Court ruling opens up the US market to Remicade biosimilar
- Celltrion, a pharma company based in South Korea, has shipped the first batch of Remsima, its biosimilar form of Janssen’s Remicade (infliximab), to the US, where it will be marketed by Pfizer.
- The biosimilar was approved by the FDA in April 2016, but Johnson & Johnson filed a complaint in June 2016 to prevent Celltrion and Hospira from launching the drug. Remicade has patent coverage that lasts until September 2018.
- Celltrion CEO predicts that Remsima will be available in the fourth quarter of 2016.
Just a day after the ruling in the District Court for the District of Massachusetts that declared invalid Johnson & Johnson’s patent for its biologic for autoimmune disorders, Celltrion shipped the first batch of its Remsima biosimilar to the US. Remsima will be marketed in the US by Hospira, which is part of Pfizer. The overturning of the patent is likely to have a major impact on Remicade sales, with JPMorgan analysts predicting a decline of just over $1 billion in 2017. Celltrion expects Pfizer to have to continue to battle over the last few steps to the market.
Compared with Europe, the US is somewhat behind the biosimilars curve. The European Medicines Agency (EMA) launched its first biosimilars, epoetin alfa and epoetin zeta, in 2007. As of May 2016, there have been 20 biosimilars approved in Europe.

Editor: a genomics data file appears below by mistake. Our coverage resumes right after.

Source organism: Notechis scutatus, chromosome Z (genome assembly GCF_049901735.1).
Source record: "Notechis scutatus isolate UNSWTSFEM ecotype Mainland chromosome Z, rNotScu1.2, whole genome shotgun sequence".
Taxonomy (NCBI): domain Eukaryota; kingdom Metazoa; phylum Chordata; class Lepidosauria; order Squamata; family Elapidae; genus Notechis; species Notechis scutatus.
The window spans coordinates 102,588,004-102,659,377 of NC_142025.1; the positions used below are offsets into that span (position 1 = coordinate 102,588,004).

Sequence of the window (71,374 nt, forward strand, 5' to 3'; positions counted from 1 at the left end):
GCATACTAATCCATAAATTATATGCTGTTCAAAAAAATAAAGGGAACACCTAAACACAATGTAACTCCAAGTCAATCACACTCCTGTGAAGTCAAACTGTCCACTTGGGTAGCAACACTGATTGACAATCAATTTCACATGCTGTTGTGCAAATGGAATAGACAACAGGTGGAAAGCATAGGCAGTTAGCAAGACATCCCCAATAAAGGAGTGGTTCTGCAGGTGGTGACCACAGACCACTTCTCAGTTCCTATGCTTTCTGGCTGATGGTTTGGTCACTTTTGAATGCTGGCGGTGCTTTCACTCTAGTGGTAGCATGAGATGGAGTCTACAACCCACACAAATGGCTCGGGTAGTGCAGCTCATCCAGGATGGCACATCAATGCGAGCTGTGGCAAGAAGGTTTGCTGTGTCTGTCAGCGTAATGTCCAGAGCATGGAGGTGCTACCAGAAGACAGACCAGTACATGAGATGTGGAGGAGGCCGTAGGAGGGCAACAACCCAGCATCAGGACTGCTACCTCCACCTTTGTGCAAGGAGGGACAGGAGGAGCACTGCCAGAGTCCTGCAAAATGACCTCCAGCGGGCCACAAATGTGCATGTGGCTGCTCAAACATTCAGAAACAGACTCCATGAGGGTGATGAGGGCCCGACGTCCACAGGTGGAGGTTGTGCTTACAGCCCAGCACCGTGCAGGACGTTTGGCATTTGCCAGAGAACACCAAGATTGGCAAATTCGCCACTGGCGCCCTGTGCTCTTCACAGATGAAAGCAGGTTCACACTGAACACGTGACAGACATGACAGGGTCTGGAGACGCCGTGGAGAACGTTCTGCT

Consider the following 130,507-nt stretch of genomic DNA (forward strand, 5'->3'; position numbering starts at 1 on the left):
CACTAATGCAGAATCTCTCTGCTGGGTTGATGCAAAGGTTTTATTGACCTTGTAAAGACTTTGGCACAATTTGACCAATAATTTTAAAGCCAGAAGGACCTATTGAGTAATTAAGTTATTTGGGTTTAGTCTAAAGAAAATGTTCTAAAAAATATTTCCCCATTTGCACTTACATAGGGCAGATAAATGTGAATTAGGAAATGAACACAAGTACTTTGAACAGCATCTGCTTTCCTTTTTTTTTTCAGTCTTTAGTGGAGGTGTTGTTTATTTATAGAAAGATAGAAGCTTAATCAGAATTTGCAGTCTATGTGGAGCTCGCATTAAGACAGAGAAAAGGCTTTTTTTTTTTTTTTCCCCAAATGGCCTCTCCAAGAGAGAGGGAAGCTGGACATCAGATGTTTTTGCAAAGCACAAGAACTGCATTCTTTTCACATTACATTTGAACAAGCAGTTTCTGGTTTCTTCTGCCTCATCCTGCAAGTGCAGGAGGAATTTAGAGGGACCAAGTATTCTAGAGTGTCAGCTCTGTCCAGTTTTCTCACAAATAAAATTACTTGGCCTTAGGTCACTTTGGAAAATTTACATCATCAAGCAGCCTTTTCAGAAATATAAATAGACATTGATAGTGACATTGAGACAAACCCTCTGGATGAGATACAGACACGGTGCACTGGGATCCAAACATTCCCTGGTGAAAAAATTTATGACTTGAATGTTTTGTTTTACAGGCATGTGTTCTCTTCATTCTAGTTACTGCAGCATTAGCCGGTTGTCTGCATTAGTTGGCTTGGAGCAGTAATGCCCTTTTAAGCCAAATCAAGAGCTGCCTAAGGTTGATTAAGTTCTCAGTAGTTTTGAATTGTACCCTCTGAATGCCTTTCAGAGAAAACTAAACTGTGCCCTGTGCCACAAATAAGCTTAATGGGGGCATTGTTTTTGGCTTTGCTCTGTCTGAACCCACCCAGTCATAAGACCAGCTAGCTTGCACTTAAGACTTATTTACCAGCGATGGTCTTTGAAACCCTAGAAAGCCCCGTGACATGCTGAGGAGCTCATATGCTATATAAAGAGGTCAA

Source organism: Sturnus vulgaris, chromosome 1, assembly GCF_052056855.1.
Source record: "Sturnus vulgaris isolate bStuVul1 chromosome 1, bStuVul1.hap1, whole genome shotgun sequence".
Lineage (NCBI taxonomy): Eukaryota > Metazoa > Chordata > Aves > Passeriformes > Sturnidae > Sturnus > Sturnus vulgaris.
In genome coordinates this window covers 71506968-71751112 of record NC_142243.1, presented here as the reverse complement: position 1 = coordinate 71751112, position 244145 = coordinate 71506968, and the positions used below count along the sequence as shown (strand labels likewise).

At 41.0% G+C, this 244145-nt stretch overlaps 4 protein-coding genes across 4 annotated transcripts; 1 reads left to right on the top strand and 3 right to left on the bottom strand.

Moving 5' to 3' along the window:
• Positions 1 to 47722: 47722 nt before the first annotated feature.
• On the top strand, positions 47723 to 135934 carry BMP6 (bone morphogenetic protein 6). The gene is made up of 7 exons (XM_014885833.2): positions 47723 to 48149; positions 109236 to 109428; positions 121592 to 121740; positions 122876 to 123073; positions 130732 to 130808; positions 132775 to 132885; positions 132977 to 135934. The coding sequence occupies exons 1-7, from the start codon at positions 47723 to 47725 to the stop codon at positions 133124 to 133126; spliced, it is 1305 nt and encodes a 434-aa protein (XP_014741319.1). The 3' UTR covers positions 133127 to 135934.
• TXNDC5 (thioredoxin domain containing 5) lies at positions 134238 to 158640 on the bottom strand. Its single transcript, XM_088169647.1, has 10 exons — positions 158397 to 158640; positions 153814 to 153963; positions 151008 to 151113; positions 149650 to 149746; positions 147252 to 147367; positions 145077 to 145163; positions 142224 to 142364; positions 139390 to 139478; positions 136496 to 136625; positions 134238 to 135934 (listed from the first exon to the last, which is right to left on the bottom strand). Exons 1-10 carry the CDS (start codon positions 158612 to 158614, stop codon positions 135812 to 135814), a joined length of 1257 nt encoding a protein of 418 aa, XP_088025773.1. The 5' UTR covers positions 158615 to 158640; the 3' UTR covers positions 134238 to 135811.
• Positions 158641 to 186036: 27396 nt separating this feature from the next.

In contrast, as of July 2016, the US FDA had only approved two biosimilars. These are Celltrion’s Remicade biosimilar, and Zarxio (filgrastim), developed by Sandoz as a biosimilar to Amgen’s Neupogen. Others are also potentially on their way, with the US FDA’s advisors recommending the approval of Humira and Enbrel biosimilars.
Although the cost savings for biosimilars is small compared with small molecule generics (20-30% compared with up to 90% for some small molecule biologics), in these cash-strapped times even small amounts of money off high-priced drugs will be appealing to payers and providers.
Each approval in the US has led to a spate of stories talking about the influx of biosimilars to the US – but this has been slow to happen due to the combination of the newness and complexity of the legislation, the complexity of developing biosimilar versions of biologics, and the aggressive defense of their patents by the originator companies. The overturning of this case and the approach of other approvals may not mean that the floodgates are opening, but that there could be at least a growing trickle of biosimilars onto to the market.
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